Using The Report Builder
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Using The Report Builder

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Report Builder is a tool for building tables out of your HubSpot objects such as deals, contacts, companies, etc. Select what rows and columns you want and we buid the table for you. The table will automatically be kept up to date so you can use it to power other Sheets features suh as Pivot tables.

Example: Deals in pipeline by rep

In this example, we will demonstrate building a table of how many deals each owner has across all pipelines.

1. Open The Report Library

Report library can be accessed via the Add-ons menu by selecting: Add-ons > Demand Sage > Build Custom Report

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This will cause a sidebar to pop out containing the report builder.

2. Select the entity you wish to report on

Select the object in HubSpot you wish to build a table on. Currently Companies, Contacts, Deals, Content, and Marketing Emails are supported. Because we are building a table of all the deals, split out by various properties, select Deals from the list:

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3. Pick a metric

Upon selecting the Deals entity, the Metric list will automatically get filled with with Deals (Count). This means that the numbers in the table will be the number of deals that have these properties, split up by the properties you put into rows and columns in the next steps.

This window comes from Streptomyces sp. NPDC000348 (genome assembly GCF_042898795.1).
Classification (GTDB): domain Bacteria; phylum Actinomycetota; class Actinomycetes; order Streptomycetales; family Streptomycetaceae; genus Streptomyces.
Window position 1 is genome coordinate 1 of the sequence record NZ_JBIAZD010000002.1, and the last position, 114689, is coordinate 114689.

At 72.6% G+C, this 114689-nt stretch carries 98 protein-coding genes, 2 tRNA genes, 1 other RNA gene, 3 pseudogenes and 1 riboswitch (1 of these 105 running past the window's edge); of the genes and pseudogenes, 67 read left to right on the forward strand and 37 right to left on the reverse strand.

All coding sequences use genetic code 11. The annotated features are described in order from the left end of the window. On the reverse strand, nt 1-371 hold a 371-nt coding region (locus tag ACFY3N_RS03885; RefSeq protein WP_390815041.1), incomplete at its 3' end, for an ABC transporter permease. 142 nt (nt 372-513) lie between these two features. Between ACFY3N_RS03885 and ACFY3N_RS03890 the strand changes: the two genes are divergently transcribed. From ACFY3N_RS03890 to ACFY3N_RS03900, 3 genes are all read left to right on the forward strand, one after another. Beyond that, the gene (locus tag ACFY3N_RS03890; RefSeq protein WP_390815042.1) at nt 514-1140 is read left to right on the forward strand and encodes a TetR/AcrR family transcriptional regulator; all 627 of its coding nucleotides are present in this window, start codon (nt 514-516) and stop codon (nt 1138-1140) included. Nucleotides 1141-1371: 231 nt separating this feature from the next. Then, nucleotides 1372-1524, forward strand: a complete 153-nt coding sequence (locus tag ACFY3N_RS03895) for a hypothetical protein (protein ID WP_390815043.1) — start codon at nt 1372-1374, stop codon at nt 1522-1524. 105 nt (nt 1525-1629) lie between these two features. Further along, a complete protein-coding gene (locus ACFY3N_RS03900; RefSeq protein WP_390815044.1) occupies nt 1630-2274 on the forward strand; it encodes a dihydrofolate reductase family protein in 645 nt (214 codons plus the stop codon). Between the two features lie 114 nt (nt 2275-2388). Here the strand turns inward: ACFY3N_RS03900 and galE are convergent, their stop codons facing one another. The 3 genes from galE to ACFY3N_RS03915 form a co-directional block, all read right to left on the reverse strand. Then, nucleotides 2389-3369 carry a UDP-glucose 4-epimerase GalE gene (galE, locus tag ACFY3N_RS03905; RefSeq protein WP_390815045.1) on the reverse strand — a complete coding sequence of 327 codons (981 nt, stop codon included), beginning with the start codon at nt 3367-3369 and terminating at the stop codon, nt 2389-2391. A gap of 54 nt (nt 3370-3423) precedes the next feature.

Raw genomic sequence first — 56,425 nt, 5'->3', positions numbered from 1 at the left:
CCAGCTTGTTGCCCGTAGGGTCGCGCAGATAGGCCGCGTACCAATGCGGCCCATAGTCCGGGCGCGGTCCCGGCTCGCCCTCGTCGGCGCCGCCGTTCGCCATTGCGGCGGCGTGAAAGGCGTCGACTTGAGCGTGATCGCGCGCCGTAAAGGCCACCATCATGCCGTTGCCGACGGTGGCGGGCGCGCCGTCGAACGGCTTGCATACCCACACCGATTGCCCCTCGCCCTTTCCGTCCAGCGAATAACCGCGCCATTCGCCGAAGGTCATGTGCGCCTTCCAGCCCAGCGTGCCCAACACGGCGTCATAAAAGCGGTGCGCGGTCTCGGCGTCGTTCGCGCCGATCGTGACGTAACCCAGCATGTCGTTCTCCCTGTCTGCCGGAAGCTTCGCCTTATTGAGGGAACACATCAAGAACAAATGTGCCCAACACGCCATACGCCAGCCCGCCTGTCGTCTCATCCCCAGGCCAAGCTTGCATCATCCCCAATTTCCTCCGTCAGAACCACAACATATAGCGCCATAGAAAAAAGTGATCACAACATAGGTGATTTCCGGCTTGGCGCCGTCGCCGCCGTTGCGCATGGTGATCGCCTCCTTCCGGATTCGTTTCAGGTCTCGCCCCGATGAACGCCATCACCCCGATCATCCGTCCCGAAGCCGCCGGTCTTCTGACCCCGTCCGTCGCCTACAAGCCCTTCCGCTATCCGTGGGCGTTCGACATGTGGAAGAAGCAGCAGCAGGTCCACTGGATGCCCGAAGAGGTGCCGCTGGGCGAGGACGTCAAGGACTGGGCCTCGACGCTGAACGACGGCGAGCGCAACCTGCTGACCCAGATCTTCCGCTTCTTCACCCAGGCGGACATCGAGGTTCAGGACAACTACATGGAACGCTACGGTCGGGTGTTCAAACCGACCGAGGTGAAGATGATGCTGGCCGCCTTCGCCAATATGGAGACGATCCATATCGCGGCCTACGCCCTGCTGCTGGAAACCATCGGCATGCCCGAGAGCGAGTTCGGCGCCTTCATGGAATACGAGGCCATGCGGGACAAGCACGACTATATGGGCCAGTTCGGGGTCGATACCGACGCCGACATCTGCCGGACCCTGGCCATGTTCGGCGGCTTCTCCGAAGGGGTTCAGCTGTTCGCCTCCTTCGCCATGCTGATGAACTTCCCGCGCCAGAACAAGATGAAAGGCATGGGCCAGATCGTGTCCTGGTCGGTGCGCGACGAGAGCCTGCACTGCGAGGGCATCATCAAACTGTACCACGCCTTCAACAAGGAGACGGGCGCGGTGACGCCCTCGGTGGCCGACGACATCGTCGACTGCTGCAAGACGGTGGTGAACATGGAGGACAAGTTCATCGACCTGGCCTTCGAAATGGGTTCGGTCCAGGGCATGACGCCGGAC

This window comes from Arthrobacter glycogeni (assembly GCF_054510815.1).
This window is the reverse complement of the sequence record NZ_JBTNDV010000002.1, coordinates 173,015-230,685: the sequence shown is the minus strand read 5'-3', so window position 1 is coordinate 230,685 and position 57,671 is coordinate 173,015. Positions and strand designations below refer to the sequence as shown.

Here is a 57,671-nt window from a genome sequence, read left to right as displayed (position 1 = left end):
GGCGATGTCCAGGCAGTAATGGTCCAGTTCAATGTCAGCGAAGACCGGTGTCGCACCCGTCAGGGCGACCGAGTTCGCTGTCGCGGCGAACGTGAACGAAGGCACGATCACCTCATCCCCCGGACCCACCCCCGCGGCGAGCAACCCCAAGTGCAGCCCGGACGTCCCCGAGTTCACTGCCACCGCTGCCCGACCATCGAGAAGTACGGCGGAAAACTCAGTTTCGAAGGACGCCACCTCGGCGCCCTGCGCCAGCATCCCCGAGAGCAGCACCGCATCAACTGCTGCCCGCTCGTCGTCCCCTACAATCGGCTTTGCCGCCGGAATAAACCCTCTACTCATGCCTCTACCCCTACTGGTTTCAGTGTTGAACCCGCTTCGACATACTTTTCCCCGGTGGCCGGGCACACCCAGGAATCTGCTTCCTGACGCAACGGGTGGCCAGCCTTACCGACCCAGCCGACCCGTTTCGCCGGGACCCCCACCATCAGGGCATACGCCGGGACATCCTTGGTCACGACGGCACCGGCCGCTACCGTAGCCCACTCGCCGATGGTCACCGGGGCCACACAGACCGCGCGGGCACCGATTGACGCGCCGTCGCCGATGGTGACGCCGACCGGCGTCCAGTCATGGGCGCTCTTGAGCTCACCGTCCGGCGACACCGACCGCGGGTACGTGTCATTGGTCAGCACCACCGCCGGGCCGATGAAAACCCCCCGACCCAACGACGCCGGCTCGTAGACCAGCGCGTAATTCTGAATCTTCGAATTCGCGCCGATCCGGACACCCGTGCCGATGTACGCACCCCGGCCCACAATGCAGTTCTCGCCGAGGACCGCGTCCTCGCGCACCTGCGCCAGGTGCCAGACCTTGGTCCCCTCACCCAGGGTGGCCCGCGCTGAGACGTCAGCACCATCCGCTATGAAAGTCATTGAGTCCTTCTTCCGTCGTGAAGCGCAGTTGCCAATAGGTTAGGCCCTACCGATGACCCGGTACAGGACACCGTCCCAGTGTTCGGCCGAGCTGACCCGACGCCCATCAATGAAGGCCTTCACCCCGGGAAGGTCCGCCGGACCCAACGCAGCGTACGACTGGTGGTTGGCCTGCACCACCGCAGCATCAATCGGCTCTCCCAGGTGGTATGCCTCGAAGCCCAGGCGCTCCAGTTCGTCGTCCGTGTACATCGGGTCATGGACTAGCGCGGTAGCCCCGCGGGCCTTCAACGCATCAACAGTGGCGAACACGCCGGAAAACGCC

Metrics Deep Dive:

It is possible to select any deals property to use for the values in your table. For each property, we'll show you all the possible ways to use that property. For example, suppose you selected Number of Contacts. This represents the number of contacts associated with each deal. This could be computed as the total contacts across all deals, or the average number for all the deals, or the mininum, etc. For this reason, if you select Number of Contacts, you can click on it and a drop down will appear letting you select what type of value you wish. We will only show you values that make sense given the property selected

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Each property in the list will have an icon next to it. The letter A signifies the type is a string, and counts are the only operation that makes sense. A calendar is a date so only counts, mins and maxes will be available. The hash tag (#) is a number and supports all operations. A checkmark is a binary option which supports counts (each true value will be counted as 1, and false are 0 so won't be in the count).

Finally, it is possible to select multiple metrics. This will cause the values to be displayed in cells next to each other. One common use case for this is to view a count alongside an average in the same table.

4. Rows and Columns

The next two selectors are for rows and columns. Both selectors behave the same and let you choose what properties will be used to split up the rows and columns of your table.